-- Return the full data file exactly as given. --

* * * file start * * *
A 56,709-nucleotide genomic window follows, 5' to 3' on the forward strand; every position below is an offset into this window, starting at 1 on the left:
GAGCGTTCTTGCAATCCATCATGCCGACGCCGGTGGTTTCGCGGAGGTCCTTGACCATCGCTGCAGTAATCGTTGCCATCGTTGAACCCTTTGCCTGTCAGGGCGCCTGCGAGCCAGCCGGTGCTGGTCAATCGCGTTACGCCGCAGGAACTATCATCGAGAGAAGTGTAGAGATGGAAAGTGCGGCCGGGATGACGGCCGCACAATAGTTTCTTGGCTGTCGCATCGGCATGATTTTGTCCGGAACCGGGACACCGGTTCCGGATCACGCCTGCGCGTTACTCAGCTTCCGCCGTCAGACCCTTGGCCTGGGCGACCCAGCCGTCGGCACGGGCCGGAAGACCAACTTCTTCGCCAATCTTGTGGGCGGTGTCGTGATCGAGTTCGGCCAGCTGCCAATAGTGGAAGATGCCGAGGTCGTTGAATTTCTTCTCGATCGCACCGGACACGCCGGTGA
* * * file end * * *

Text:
A 56,709-nucleotide genomic window follows, 5' to 3' on the forward strand; every position below is an offset into this window, starting at 1 on the left:
GAGCGTTCTTGCAATCCATCATGCCGACGCCGGTGGTTTCGCGGAGGTCCTTGACCATCGCTGCAGTAATCGTTGCCATCGTTGAACCCTTTGCCTGTCAGGGCGCCTGCGAGCCAGCCGGTGCTGGTCAATCGCGTTACGCCGCAGGAACTATCATCGAGAGAAGTGTAGAGATGGAAAGTGCGGCCGGGATGACGGCCGCACAATAGTTTCTTGGCTGTCGCATCGGCATGATTTTGTCCGGAACCGGGACACCGGTTCCGGATCACGCCTGCGCGTTACTCAGCTTCCGCCGTCAGACCCTTGGCCTGGGCGACCCAGCCGTCGGCACGGGCCGGAAGACCAACTTCTTCGCCAATCTTGTGGGCGGTGTCGTGATCGAGTTCGGCCAGCTGCCAATAGTGGAAGATGCCGAGGTCGTTGAATTTCTTCTCGATCGCACCGGACACGCCGGTGA